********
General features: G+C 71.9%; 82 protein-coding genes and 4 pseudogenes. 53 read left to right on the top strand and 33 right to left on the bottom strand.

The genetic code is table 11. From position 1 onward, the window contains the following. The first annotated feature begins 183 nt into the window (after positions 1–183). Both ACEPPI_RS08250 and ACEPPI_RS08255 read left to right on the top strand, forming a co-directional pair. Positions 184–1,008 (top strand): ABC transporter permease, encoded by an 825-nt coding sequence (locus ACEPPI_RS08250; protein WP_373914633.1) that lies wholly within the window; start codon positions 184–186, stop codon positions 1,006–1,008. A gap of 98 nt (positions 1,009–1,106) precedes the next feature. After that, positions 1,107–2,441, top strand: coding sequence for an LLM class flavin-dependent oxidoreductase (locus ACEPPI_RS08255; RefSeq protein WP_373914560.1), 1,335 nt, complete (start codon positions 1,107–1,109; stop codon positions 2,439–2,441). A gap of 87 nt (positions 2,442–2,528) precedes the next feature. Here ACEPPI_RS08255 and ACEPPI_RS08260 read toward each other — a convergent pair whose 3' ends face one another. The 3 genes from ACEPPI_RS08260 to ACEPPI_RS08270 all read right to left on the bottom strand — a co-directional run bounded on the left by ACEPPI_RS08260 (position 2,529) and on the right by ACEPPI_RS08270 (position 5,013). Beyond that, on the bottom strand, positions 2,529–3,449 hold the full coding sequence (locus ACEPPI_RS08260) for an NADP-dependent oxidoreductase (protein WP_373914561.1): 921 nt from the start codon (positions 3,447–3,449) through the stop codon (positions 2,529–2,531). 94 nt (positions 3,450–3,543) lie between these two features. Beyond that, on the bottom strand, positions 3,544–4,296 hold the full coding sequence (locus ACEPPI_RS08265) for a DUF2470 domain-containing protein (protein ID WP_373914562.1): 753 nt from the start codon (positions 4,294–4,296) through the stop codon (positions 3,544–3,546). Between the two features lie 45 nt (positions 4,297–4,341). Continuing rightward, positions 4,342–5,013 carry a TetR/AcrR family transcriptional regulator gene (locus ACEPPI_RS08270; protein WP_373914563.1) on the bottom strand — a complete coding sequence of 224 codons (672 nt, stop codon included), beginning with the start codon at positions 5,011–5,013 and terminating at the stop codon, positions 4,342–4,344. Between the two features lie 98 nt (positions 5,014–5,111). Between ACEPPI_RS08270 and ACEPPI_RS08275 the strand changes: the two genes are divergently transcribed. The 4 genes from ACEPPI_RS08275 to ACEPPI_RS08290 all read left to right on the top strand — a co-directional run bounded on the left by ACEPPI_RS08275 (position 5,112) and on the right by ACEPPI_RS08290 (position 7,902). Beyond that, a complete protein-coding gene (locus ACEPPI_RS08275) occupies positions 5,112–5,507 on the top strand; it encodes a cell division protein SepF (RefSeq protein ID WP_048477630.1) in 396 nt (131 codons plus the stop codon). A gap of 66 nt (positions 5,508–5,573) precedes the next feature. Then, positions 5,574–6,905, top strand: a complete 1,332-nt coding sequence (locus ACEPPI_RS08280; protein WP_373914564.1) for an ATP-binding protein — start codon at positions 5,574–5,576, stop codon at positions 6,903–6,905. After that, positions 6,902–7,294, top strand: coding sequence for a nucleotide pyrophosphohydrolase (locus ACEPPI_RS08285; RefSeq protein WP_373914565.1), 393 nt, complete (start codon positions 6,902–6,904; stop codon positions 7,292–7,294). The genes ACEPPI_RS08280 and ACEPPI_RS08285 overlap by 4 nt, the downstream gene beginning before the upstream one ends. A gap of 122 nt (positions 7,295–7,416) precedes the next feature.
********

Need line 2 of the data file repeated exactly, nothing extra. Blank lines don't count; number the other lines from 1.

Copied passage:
The genetic code is table 11. From position 1 onward, the window contains the following. The first annotated feature begins 183 nt into the window (after positions 1–183). Both ACEPPI_RS08250 and ACEPPI_RS08255 read left to right on the top strand, forming a co-directional pair. Positions 184–1,008 (top strand): ABC transporter permease, encoded by an 825-nt coding sequence (locus ACEPPI_RS08250; protein WP_373914633.1) that lies wholly within the window; start codon positions 184–186, stop codon positions 1,006–1,008. A gap of 98 nt (positions 1,009–1,106) precedes the next feature. After that, positions 1,107–2,441, top strand: coding sequence for an LLM class flavin-dependent oxidoreductase (locus ACEPPI_RS08255; RefSeq protein WP_373914560.1), 1,335 nt, complete (start codon positions 1,107–1,109; stop codon positions 2,439–2,441). A gap of 87 nt (positions 2,442–2,528) precedes the next feature. Here ACEPPI_RS08255 and ACEPPI_RS08260 read toward each other — a convergent pair whose 3' ends face one another. The 3 genes from ACEPPI_RS08260 to ACEPPI_RS08270 all read right to left on the bottom strand — a co-directional run bounded on the left by ACEPPI_RS08260 (position 2,529) and on the right by ACEPPI_RS08270 (position 5,013). Beyond that, on the bottom strand, positions 2,529–3,449 hold the full coding sequence (locus ACEPPI_RS08260) for an NADP-dependent oxidoreductase (protein WP_373914561.1): 921 nt from the start codon (positions 3,447–3,449) through the stop codon (positions 2,529–2,531). 94 nt (positions 3,450–3,543) lie between these two features. Beyond that, on the bottom strand, positions 3,544–4,296 hold the full coding sequence (locus ACEPPI_RS08265) for a DUF2470 domain-containing protein (protein ID WP_373914562.1): 753 nt from the start codon (positions 4,294–4,296) through the stop codon (positions 3,544–3,546). Between the two features lie 45 nt (positions 4,297–4,341). Continuing rightward, positions 4,342–5,013 carry a TetR/AcrR family transcriptional regulator gene (locus ACEPPI_RS08270; protein WP_373914563.1) on the bottom strand — a complete coding sequence of 224 codons (672 nt, stop codon included), beginning with the start codon at positions 5,011–5,013 and terminating at the stop codon, positions 4,342–4,344. Between the two features lie 98 nt (positions 5,014–5,111). Between ACEPPI_RS08270 and ACEPPI_RS08275 the strand changes: the two genes are divergently transcribed. The 4 genes from ACEPPI_RS08275 to ACEPPI_RS08290 all read left to right on the top strand — a co-directional run bounded on the left by ACEPPI_RS08275 (position 5,112) and on the right by ACEPPI_RS08290 (position 7,902). Beyond that, a complete protein-coding gene (locus ACEPPI_RS08275) occupies positions 5,112–5,507 on the top strand; it encodes a cell division protein SepF (RefSeq protein ID WP_048477630.1) in 396 nt (131 codons plus the stop codon). A gap of 66 nt (positions 5,508–5,573) precedes the next feature. Then, positions 5,574–6,905, top strand: a complete 1,332-nt coding sequence (locus ACEPPI_RS08280; protein WP_373914564.1) for an ATP-binding protein — start codon at positions 5,574–5,576, stop codon at positions 6,903–6,905. After that, positions 6,902–7,294, top strand: coding sequence for a nucleotide pyrophosphohydrolase (locus ACEPPI_RS08285; RefSeq protein WP_373914565.1), 393 nt, complete (start codon positions 6,902–6,904; stop codon positions 7,292–7,294). The genes ACEPPI_RS08280 and ACEPPI_RS08285 overlap by 4 nt, the downstream gene beginning before the upstream one ends. A gap of 122 nt (positions 7,295–7,416) precedes the next feature.